Sometimes, it gets personal in predator hunting.
We love to set out trail cameras while scouting for our big game hunting adventures. But sometimes they capture some unwanted surprises. No, we're not talking those annoying raccoons or squirrels.
So, I'll set the scene for this short video. I have started working on a food plot and cleared out most of the tree and ground growth in this area. Obviously, I still need to do some work to clear out the area, but I placed a trail camera over looking the opening to see what kind of whitetail action I get.
Imagine my surprise when I pull the card and watch this:
That asshole dropped anchor in my food plot... Guess it is time for a little predator control!
That makes it personal right? I get the feeling that coyote knew the trail camera was there! Honestly, I can't wait to shoot that thing. It might be time to break out the electronic call and do some serious coyote hunting this year. Fortunately, calling coyotes is fairly easy with the right equipment and calling sequences. A good distress call will often bring them in on a string.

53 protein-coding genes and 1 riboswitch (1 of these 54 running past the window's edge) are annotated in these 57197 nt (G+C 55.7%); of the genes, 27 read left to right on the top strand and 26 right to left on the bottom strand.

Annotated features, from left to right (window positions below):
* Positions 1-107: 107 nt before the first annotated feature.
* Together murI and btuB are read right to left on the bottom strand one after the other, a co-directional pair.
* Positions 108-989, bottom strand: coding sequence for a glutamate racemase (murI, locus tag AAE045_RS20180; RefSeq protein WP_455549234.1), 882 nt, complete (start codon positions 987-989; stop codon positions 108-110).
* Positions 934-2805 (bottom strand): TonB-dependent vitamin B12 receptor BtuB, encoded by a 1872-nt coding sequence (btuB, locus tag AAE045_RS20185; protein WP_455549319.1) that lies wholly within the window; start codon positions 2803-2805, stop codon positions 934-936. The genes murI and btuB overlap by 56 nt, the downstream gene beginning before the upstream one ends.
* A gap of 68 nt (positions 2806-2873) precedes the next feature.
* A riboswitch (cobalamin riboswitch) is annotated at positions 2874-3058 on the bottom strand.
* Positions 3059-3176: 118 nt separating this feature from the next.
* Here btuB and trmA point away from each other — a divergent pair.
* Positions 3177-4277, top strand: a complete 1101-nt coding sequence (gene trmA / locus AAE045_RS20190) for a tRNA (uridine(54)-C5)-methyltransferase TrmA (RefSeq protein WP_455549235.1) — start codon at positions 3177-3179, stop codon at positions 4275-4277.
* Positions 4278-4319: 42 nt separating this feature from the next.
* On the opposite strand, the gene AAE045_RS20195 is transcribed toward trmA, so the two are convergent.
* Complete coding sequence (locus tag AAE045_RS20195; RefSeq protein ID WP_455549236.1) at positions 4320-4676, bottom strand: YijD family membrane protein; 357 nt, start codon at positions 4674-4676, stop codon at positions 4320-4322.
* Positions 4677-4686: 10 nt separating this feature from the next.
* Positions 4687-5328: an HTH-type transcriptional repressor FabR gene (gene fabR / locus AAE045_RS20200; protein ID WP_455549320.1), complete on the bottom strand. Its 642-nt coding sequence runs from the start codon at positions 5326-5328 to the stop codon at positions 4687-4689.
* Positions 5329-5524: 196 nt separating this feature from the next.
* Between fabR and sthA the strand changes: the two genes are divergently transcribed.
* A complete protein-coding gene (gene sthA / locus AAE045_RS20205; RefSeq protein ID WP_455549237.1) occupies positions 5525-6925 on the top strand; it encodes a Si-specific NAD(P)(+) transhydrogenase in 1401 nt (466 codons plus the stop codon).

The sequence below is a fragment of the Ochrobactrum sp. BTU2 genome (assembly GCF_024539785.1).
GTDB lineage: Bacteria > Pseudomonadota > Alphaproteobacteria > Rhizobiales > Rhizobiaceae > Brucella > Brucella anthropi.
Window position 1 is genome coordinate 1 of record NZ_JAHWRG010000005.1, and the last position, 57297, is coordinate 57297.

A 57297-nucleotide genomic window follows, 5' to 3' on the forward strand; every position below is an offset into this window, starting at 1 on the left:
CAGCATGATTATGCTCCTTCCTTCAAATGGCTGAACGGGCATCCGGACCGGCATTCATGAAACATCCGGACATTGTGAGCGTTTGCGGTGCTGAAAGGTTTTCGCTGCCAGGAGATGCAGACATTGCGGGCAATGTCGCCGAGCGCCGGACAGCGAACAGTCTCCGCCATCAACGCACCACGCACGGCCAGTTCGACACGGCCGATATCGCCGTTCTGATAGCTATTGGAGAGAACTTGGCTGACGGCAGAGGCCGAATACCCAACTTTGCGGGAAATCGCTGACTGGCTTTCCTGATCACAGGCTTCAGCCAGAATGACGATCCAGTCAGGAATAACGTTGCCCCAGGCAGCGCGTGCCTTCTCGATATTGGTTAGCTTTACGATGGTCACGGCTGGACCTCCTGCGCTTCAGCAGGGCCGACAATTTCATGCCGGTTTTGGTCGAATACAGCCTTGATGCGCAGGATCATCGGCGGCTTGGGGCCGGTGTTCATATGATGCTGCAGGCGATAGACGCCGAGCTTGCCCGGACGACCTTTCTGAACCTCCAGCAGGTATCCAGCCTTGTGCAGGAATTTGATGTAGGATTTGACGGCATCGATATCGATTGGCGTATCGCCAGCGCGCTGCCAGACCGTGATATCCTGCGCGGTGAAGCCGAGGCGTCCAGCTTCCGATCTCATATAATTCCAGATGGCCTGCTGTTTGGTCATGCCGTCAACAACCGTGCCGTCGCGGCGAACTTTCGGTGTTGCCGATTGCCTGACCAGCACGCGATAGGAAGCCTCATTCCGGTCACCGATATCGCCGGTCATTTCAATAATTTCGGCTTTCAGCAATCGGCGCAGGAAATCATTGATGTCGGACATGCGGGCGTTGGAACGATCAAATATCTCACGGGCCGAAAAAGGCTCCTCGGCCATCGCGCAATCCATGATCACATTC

The good news is that this is the first and only coyote I have caught on my property. I was also able to get photos of deer later that night. If you hadn't noticed the date on the camera is wrong and this video was taken early in April of this year. At least it was in the off-season and not during the prime of the rut or archery hunting season.
Young fawns have plenty of natural predators they need to worry about every spring. From bobcats to mountain lions and even feral swine. But it seems like coyotes are one of the biggest problem animals out there. Fortunately, coyote season is usually year-round, bag limits are usually generous and for some states, you don't even need a hunting license to cull coyotes in some areas. (Check your local regulations first.) So, grab your shooting sticks, camo and predator call and hit the woods. It's time to keep the population in check!